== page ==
If you own a restaurant, receiving a Michelin star is a dream come true. Not only does it set the restaurant apart by legitimizing their hard (and sometimes out-there) work, but it also signifies that those chefs have made it to the top. It’s like an album going gold or platinum – aka a BFD.
But who wields the power to make or break a restaurant?
Before we dive into who these mysterious humans are, let’s talk about the Michelin Guide for a hot sec. You may not know this, but there’s actually a physical guidebook that comes out every year. Actually, there are many – each one covering a different, typically popular, city or country.
Prior to 2006 when Michelin Guide expanded to New York, the books only covered European cities. Now, you can find guidebooks for Germany, Switzerland, Benelux, Italy, Spain, Portugal, the UK, Ireland, France, New York, San Francisco, Chicago, Hong Kong, Macau, Tokyo, Yokohama, Kamakura, Áyoto, Osaka, Kobe, Nara and Hokkaido.
So how did a tire company climb to the top of the culinary food chain?
It actually began in 1900 when two brothers, André and Édouard Michelin, published the first guide for France. It was intended for motorists because they wanted to boost the sales of their tires. The more people traveled, the more likely people would need more tires.
The first guides included important travel info: the location of gas stations, mechanics and hotels; how to change and repair a tire; and maps – and it was completely free.
Eventually, the brothers stopped giving the guidebooks out for free and starting charging for them. Around the same time, they started including restaurant reviews. In 1931, they created their famed three-star system that’s still used today.
The breakdown of the Michelin star system looks like this:
And here’s an example of a dish from The Fat Duck, a restaurant in Bray, England with three Michelin stars:
So yeah, kinda weird that a tire company has this much authority over the food world, but it sorta makes sense now, right?
But let’s get back to the point of this article: the Michelin Guide inspectors.
Essentially, these inspectors are food industry spies. Not only are they completely anonymous, but the actual number of inspectors around the world is also unknown. It’s rumored that less than ten are located in the US, but we most likely will never find out.
To say that the Michelin Guide has high standards for who they hire as inspectors is definitely an understatement. About a year ago, the company tweeted that they were looking to hire a new inspector. The requirements? At least 10+ years of industry experience and a bachelor’s degree in the culinary field. Casual.
If you somehow manage to survive the interview, the job is very demanding.
Essentially, to be a Michelin Guide inspector you have to: use a fake name, dine at restaurants unnoticed, eat out at least 9 times a week and travel frequently. You can’t write down notes during your meal so you have to spend 2-3 hours reviewing the restaurant immediately after your experience – all from memory. You have to dine alone because god forbid you pay attention to anything other than your food.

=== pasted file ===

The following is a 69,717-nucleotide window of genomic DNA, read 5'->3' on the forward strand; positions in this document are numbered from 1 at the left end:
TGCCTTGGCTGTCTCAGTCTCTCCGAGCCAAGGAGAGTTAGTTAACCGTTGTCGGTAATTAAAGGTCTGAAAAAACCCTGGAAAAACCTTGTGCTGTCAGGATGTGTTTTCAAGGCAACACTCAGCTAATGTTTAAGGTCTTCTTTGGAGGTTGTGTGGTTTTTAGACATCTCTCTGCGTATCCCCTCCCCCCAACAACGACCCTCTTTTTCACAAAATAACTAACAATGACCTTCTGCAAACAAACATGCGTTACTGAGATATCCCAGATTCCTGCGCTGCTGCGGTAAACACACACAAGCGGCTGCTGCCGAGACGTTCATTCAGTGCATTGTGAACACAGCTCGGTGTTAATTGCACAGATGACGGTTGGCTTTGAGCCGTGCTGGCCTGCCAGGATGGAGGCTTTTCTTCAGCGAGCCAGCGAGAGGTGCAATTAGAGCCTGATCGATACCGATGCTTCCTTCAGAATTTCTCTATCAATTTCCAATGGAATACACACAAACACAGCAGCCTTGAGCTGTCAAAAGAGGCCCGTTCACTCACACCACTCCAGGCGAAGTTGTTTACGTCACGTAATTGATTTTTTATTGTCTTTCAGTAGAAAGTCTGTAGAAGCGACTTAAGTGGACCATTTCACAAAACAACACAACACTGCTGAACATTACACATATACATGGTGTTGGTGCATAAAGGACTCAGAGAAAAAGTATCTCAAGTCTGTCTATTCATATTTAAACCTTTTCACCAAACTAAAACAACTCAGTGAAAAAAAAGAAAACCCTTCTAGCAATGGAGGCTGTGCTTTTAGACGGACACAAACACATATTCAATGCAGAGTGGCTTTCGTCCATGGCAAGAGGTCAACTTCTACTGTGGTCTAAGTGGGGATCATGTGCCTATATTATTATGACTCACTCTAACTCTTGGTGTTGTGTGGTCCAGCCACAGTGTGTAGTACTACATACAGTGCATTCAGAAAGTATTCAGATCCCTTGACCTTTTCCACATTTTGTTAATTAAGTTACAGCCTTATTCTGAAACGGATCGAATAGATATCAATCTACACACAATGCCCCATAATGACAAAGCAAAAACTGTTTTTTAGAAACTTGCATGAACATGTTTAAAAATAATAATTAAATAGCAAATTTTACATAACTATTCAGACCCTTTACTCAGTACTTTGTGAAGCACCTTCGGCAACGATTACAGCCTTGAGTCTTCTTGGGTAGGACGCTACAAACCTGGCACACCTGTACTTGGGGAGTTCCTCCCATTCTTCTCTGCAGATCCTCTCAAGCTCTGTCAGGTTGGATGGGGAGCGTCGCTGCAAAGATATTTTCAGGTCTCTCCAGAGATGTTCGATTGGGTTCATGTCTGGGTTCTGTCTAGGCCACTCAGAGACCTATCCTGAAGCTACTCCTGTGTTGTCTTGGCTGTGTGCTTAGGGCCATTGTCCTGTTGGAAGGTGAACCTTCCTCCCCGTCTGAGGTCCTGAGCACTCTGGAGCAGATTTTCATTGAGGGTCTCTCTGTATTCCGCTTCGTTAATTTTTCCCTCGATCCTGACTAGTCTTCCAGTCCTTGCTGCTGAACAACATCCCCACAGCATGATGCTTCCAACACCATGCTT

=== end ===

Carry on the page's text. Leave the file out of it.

Oh, and obviously you have to be an obsessive foodie. Why else would you apply?
I actually know someone who applied for this position when the above listing came out – and yes, they did find out about it on Twitter. Although she asked to remain anonymous, she did agreed to answer a few questions about her experience interviewing with Michelin.
What was the interview process like?
“The interview process was extremely exciting. Just to be in the running was an honor. Everything took a long time though to coordinate because Michelin is such a big company. There are the guide books, which are such a small percentage, under the huge umbrella of tires and French bureaucracy.”
Do you think from this experience that it would be a difficult job?
“Yes! Difficult but extraordinarily professionally rewarding. The opportunities are endless in travel, culture, and food exploration and the team is a solid one.”
Having experienced how Michelin writes reviews, would you say that the way Michelin inspectors critique restaurants is fair?
“It’s not only fair but it is the true way for acknowledging a restaurant’s food quality and atmosphere within each city’s dining landscape. Eliminating PR campaigns and trends really lets the inspectors hone in on what’s what – whether it’s a new hot spot in TriBeCa or an under the radar Sri Lankan joint in Queens. The inspectors are so knowledgeable about food and history, and are so dedicated, that they’re therefore truly up to the task.”
Did she get the job? Well, if she did I wouldn’t know.
Pretty intense, right? I don’t think I’ll be adding this job to my bucket list anytime soon. I’d rather enjoy my meals with my friends and my real name, thanks. But you do you, Michelin inspectors.